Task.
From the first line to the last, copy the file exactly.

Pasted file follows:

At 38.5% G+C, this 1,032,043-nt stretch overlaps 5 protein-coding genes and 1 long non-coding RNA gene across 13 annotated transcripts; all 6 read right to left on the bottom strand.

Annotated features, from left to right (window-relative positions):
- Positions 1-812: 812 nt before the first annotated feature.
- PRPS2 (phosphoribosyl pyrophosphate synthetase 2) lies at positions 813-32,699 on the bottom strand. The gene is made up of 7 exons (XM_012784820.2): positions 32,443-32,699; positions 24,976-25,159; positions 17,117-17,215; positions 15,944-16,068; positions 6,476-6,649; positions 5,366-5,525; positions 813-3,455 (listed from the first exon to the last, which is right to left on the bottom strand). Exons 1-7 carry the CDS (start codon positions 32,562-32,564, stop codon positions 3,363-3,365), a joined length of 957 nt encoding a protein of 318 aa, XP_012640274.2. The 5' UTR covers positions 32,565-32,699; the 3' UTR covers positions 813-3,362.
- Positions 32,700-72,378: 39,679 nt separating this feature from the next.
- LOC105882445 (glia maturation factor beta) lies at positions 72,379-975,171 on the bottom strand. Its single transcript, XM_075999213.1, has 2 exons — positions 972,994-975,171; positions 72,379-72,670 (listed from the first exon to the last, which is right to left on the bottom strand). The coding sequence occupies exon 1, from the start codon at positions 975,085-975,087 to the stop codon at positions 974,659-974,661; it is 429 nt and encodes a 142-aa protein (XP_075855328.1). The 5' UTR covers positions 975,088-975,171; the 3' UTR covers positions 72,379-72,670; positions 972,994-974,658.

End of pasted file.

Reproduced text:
At 38.5% G+C, this 1,032,043-nt stretch overlaps 5 protein-coding genes and 1 long non-coding RNA gene across 13 annotated transcripts; all 6 read right to left on the bottom strand.

Annotated features, from left to right (window-relative positions):
- Positions 1-812: 812 nt before the first annotated feature.
- PRPS2 (phosphoribosyl pyrophosphate synthetase 2) lies at positions 813-32,699 on the bottom strand. The gene is made up of 7 exons (XM_012784820.2): positions 32,443-32,699; positions 24,976-25,159; positions 17,117-17,215; positions 15,944-16,068; positions 6,476-6,649; positions 5,366-5,525; positions 813-3,455 (listed from the first exon to the last, which is right to left on the bottom strand). Exons 1-7 carry the CDS (start codon positions 32,562-32,564, stop codon positions 3,363-3,365), a joined length of 957 nt encoding a protein of 318 aa, XP_012640274.2. The 5' UTR covers positions 32,565-32,699; the 3' UTR covers positions 813-3,362.
- Positions 32,700-72,378: 39,679 nt separating this feature from the next.
- LOC105882445 (glia maturation factor beta) lies at positions 72,379-975,171 on the bottom strand. Its single transcript, XM_075999213.1, has 2 exons — positions 972,994-975,171; positions 72,379-72,670 (listed from the first exon to the last, which is right to left on the bottom strand). The coding sequence occupies exon 1, from the start codon at positions 975,085-975,087 to the stop codon at positions 974,659-974,661; it is 429 nt and encodes a 142-aa protein (XP_075855328.1). The 5' UTR covers positions 975,088-975,171; the 3' UTR covers positions 72,379-72,670; positions 972,994-974,658.